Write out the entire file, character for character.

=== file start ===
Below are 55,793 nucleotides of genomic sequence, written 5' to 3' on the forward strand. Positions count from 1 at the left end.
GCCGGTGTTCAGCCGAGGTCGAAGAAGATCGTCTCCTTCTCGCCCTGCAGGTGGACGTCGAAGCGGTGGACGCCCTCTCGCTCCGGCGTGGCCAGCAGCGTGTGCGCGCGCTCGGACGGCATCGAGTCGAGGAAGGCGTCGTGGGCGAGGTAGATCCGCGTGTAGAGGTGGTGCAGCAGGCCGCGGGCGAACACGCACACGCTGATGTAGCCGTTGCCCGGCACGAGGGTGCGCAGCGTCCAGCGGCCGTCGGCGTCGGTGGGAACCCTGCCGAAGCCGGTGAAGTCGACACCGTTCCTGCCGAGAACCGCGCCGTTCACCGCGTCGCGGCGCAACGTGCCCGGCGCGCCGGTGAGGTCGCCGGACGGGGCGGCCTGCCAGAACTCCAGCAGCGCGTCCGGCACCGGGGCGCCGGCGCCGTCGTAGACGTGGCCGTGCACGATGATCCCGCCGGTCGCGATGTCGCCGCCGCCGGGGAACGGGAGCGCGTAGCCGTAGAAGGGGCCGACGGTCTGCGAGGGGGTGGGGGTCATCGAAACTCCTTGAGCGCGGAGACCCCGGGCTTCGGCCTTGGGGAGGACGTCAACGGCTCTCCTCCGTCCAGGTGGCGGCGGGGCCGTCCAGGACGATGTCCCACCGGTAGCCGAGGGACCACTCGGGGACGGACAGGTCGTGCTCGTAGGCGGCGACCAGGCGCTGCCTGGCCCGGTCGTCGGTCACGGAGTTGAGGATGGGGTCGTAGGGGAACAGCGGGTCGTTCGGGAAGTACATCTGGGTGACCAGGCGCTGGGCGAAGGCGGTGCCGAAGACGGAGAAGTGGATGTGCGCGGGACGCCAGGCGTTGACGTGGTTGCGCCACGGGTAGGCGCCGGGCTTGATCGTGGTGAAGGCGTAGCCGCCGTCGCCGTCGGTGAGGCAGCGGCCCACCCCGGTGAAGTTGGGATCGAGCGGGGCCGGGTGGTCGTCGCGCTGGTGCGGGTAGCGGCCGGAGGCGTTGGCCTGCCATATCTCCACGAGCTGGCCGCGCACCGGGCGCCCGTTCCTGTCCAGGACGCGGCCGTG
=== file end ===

Below are 55,793 nucleotides of genomic sequence, written 5' to 3' on the forward strand. Positions count from 1 at the left end.
GCCGGTGTTCAGCCGAGGTCGAAGAAGATCGTCTCCTTCTCGCCCTGCAGGTGGACGTCGAAGCGGTGGACGCCCTCTCGCTCCGGCGTGGCCAGCAGCGTGTGCGCGCGCTCGGACGGCATCGAGTCGAGGAAGGCGTCGTGGGCGAGGTAGATCCGCGTGTAGAGGTGGTGCAGCAGGCCGCGGGCGAACACGCACACGCTGATGTAGCCGTTGCCCGGCACGAGGGTGCGCAGCGTCCAGCGGCCGTCGGCGTCGGTGGGAACCCTGCCGAAGCCGGTGAAGTCGACACCGTTCCTGCCGAGAACCGCGCCGTTCACCGCGTCGCGGCGCAACGTGCCCGGCGCGCCGGTGAGGTCGCCGGACGGGGCGGCCTGCCAGAACTCCAGCAGCGCGTCCGGCACCGGGGCGCCGGCGCCGTCGTAGACGTGGCCGTGCACGATGATCCCGCCGGTCGCGATGTCGCCGCCGCCGGGGAACGGGAGCGCGTAGCCGTAGAAGGGGCCGACGGTCTGCGAGGGGGTGGGGGTCATCGAAACTCCTTGAGCGCGGAGACCCCGGGCTTCGGCCTTGGGGAGGACGTCAACGGCTCTCCTCCGTCCAGGTGGCGGCGGGGCCGTCCAGGACGATGTCCCACCGGTAGCCGAGGGACCACTCGGGGACGGACAGGTCGTGCTCGTAGGCGGCGACCAGGCGCTGCCTGGCCCGGTCGTCGGTCACGGAGTTGAGGATGGGGTCGTAGGGGAACAGCGGGTCGTTCGGGAAGTACATCTGGGTGACCAGGCGCTGGGCGAAGGCGGTGCCGAAGACGGAGAAGTGGATGTGCGCGGGACGCCAGGCGTTGACGTGGTTGCGCCACGGGTAGGCGCCGGGCTTGATCGTGGTGAAGGCGTAGCCGCCGTCGCCGTCGGTGAGGCAGCGGCCCACCCCGGTGAAGTTGGGATCGAGCGGGGCCGGGTGGTCGTCGCGCTGGTGCGGGTAGCGGCCGGAGGCGTTGGCCTGCCATATCTCCACGAGCTGGCCGCGCACCGGGCGCCCGTTCCTGTCCAGGACGCGGCCGTG